PacketFence Gateway

PacketFence is an open-source network access control (NAC) solution. It provides you with a wide range of features such as a captive portal for registration and remediation, centralized wired and wireless management, and 802.1X support that let effectively secure networks from small to very large heterogeneous networks.

The PacketFence Gateway is a software component that you can install in your environment to provide integration between VPN servers and other network devices. The integration uses Radius (Remote Authentication Dial-In User Service), LDAP (Lightweight Directory Access Protocol), or AD (Active Directory) for primary authentication and the ​Akamai MFA​ service as the secondary authenticator.
By integrating ​Akamai MFA​ with PacketFence Gateway you establish secure communication between users who are off-premise and use the VPN server or other network elements such as firewall and the corporate network.

This integration supports different use cases depending on the VPN server that you may use. As the capabilities offered by VPN servers differ, there might be different parties involved in the authentication process.
See these diagrams that present a conceptual model of the authentication process. For clarity reasons, some traffic flows are not covered.

📘

The authentication process refers to users who are enrolled in ​​Akamai MFA​.

This diagram describes the authentication process for the following two use cases:

  • VPN server configured as a Radius client only

  • VPN server configured as a Radius client only that supports sending passcode via Radius

ag-pf-radius-only-diagramag-pf-radius-only-diagram

  1. The user logs in to the VPN server using their username and password.
  2. The VPN server acting as Radius client sends an authentication request to PacketFence Gateway.
  3. PacketFence Gateway validates the user’s credentials against the local AD or LDAP directory.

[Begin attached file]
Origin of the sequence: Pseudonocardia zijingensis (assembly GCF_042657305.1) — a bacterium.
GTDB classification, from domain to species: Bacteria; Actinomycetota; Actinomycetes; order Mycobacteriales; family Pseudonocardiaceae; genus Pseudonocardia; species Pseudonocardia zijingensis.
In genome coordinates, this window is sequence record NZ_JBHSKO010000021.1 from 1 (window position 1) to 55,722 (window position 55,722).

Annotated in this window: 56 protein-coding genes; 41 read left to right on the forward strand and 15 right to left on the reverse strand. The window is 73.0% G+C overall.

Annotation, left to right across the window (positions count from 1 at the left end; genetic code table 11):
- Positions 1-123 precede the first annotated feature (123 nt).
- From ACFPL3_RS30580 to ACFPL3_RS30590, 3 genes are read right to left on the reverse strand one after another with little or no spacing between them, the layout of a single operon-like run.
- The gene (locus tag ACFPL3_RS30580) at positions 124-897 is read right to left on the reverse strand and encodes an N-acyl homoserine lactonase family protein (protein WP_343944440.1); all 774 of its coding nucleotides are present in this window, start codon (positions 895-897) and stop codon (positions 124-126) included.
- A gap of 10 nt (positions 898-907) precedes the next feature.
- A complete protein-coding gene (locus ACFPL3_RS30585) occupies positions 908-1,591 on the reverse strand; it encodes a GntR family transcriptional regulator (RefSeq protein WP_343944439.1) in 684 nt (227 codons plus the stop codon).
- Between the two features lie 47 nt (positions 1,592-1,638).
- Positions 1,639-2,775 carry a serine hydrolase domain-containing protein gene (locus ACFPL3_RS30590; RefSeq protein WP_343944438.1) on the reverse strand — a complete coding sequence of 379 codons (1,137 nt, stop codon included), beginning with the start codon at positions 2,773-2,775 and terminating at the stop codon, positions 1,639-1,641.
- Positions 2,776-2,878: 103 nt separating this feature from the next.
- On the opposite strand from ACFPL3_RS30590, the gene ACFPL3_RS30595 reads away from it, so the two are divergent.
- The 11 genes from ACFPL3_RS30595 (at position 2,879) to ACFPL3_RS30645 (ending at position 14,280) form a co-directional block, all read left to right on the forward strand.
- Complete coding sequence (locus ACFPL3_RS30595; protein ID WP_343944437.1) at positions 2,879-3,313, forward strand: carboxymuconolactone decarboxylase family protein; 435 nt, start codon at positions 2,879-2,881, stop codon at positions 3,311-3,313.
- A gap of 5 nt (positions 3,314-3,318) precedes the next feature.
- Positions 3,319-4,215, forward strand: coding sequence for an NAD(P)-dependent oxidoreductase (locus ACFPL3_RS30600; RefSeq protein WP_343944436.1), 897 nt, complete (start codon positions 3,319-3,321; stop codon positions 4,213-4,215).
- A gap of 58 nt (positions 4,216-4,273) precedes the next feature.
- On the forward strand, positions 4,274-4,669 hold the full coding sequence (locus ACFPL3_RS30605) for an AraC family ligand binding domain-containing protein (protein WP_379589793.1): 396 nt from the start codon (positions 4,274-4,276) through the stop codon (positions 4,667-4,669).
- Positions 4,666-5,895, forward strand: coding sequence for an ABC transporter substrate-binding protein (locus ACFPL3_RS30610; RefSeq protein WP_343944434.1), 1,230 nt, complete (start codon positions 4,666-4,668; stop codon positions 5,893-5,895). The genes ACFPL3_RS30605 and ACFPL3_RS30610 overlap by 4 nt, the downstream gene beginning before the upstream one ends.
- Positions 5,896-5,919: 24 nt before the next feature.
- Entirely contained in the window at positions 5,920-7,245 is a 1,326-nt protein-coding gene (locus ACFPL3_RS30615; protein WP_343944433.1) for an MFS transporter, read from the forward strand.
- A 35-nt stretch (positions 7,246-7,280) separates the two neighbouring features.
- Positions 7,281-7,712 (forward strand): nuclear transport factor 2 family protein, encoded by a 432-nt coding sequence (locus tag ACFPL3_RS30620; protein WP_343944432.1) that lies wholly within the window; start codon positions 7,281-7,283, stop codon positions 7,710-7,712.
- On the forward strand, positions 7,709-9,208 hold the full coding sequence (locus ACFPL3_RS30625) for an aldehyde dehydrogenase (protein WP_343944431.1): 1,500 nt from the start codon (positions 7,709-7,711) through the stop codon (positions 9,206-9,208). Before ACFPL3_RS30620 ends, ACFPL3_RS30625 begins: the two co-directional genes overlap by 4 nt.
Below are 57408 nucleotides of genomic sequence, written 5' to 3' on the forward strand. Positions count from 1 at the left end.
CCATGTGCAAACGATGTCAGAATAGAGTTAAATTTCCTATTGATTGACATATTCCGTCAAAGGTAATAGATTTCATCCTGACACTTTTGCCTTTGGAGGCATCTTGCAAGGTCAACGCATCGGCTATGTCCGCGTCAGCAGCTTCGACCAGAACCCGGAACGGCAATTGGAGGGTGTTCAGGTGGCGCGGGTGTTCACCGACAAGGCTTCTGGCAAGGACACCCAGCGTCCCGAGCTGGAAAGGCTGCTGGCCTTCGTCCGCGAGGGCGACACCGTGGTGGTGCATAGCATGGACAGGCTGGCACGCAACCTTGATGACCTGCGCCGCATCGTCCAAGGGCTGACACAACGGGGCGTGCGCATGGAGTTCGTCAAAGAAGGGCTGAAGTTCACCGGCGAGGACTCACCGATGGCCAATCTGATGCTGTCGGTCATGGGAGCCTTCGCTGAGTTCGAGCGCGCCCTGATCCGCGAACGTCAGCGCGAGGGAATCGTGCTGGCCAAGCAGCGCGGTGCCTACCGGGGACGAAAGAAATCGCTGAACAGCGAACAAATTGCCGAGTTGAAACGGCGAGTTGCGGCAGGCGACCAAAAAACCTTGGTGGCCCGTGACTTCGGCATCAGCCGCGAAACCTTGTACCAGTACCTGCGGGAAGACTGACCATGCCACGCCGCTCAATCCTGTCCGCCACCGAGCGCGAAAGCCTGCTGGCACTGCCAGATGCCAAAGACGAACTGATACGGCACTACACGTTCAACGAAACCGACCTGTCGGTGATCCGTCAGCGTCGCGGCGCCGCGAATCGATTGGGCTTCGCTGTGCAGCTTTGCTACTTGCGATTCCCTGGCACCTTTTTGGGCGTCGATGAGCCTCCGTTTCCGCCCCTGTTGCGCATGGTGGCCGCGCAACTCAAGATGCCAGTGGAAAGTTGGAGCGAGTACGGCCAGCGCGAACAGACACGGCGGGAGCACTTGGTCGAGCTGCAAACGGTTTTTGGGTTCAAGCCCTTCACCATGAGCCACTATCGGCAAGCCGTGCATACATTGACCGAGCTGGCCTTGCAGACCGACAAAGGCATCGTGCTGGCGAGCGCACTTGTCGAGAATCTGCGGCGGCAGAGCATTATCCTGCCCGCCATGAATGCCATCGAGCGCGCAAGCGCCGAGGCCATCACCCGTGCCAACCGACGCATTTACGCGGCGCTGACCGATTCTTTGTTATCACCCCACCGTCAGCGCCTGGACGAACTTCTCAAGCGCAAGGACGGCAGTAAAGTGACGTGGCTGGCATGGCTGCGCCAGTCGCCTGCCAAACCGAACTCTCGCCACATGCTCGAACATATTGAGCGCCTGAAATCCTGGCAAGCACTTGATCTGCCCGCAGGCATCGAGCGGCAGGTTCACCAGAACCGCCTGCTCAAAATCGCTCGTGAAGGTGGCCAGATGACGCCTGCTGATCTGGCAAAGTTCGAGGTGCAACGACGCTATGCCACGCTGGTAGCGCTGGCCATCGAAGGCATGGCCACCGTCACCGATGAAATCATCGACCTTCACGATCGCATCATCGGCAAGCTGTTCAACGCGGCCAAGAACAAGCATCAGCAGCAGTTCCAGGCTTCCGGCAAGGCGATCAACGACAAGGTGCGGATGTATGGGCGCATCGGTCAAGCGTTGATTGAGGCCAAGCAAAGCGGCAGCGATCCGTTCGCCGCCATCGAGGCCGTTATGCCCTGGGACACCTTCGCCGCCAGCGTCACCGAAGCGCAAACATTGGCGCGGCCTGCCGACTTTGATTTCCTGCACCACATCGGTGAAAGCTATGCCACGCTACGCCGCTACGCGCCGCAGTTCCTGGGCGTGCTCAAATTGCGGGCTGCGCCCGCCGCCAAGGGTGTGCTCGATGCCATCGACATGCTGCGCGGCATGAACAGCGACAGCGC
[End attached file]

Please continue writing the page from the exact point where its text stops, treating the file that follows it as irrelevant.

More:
4. AD or LDAP confirms that the primary authentication succeeded.
  5. PacketFence Gateway sends a Radius accept reply-message to ​Akamai MFA​.
  6. ​Akamai MFA​ sends the authentication challenge to the user.
  7. The user confirms their identity using the selected authentication method.
  8. The successful authentication message is forwarded to PacketFence Gateway.
  9. The successful authentication message is forwarded to the VPN server.
  10. A secure communication tunnel is established between the user’s machine and the VPN server. The user gains access to the VPN server.

The following diagram describes the authentication process for this use case:

  • VPN server that supports an external login page or can use the PacketFence captive portal

ag-pf-captive-portal-diagramag-pf-captive-portal-diagram

  1. The user logs in to the VPN server using their username and password.
  2. The VPN server acting as Radius client sends the authentication request to PacketFence Gateway.
  3. PacketFence Gateway validates the user’s credentials against the local AD or LDAP directory.
  4. AD or LDAP confirms that the authentication succeeded.
  5. PacketFence Gateway sends a Radius accept reply-message to the VPN server.
  6. The VPN server redirects the user to the PacketFence captive portal. In the captive portal login screen, the user is prompted for their username and password. PacketFence revalidates user credentials against the local AD or LDAP directory.
  7. After a successful AD or LDAP authentication, PacketFence Gateway forwards the user’s browser to ​Akamai MFA​.
  8. ​Akamai MFA​ sends the authentication challenge to the user.
  9. The user confirms their identity using the selected secondary authentication method.
  10. Upon successful secondary authentication ​Akamai MFA​ redirects the user's browser to the PacketFence captive portal.
  11. PacketFence Gateway reevaluates the access of the device.
  12. The VPN server establishes a secure communication tunnel. The user gains access to the VPN server.

Did this page help you?